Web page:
We encouraged a natural habitat for many different varieties of flora and fauna. We have some protected species so we have encouraged long grass areas, constructed new ponds and kept the woodland as natural as possible. We have built nest boxes for a variety of birds from blue tits to owls; happily most of the sixty new nest boxes were soon occupied. The last few years we have seen a marked improvement with the wildlife on the course.
What was achieved in 2006?
We implemented an intensive over-seeding programme with pure fescue. We used both Chewings Fescue & Slender Creeping Red Fescue and sowed four times at 25g sq metre each time. We used 1000 kg of fescue seed and the results were immense. This showed us that the environment was now right for fescue and not meadow grass.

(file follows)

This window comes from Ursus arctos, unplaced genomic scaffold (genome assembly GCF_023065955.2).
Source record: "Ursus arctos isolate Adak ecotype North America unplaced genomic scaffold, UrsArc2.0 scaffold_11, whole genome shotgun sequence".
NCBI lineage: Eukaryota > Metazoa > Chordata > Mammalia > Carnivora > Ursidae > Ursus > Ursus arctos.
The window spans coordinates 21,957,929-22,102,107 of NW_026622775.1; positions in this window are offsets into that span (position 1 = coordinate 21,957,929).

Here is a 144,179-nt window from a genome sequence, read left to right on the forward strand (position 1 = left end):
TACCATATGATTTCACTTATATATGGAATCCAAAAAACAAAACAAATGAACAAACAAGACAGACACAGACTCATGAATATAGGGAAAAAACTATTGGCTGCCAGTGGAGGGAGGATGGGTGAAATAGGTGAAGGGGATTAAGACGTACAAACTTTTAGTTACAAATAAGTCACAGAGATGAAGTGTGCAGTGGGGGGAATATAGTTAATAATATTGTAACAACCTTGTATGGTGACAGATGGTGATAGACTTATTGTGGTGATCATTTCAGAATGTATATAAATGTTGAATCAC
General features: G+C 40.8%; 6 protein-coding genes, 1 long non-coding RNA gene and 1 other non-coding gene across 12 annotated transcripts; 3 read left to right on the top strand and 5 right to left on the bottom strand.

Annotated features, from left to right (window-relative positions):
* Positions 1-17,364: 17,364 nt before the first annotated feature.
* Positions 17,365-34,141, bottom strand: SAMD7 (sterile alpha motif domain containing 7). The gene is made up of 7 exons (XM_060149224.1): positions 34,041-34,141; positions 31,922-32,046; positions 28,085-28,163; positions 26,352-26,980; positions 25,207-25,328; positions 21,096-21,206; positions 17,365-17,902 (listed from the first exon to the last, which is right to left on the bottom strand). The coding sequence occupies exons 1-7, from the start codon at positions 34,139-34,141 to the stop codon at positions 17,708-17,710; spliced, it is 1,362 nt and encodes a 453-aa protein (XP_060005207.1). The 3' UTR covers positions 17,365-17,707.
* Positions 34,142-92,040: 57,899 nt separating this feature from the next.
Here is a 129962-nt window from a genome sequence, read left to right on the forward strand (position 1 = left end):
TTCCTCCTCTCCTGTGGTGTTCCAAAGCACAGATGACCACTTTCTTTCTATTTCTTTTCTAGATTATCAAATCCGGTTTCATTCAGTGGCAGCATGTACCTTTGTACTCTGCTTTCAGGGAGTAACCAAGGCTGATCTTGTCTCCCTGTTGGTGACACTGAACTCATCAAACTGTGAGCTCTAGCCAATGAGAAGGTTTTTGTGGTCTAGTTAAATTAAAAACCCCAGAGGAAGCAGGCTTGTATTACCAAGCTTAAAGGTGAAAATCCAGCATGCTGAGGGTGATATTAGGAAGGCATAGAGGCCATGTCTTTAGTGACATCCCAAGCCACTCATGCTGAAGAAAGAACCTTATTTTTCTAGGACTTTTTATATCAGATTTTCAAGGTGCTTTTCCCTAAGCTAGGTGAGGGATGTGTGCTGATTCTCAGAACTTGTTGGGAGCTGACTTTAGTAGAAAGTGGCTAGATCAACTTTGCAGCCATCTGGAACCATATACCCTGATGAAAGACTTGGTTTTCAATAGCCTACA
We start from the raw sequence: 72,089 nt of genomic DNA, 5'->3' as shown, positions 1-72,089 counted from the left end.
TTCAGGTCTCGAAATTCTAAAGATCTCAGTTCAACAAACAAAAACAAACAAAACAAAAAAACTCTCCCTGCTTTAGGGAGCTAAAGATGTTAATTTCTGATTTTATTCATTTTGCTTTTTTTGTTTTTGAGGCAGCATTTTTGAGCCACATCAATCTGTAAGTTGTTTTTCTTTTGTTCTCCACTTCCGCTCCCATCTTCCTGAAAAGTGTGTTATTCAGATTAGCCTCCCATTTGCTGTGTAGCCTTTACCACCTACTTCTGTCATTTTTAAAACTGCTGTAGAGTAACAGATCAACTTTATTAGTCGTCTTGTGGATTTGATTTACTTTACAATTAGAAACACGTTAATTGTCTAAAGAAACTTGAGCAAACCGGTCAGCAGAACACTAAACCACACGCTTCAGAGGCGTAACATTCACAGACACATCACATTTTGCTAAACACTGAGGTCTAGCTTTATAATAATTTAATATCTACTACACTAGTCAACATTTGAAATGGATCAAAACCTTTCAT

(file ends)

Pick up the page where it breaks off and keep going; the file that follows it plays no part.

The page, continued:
During the hot spell the annual meadow grass suffered severely but, instead of feeding and watering it, we let the weed grass deteriorate - when the Poa gets anthracnose you know that the nutrient level is on the limit. We used a small application of Sulphate of Ammonia which enabled the bents fescue to dominate.
We use dry spells as a tool to stress out the Poa but 2006 was exceptional and the loss was dramatic. This is not something I would normally recommend but we had the full support of the committee to take this great opportunity to further reduce the meadow grass and introduce more fescue.
It was an excellent time for encouraging the finer grasses and we believe we have taken a few extra steps up the 'sustainable' ladder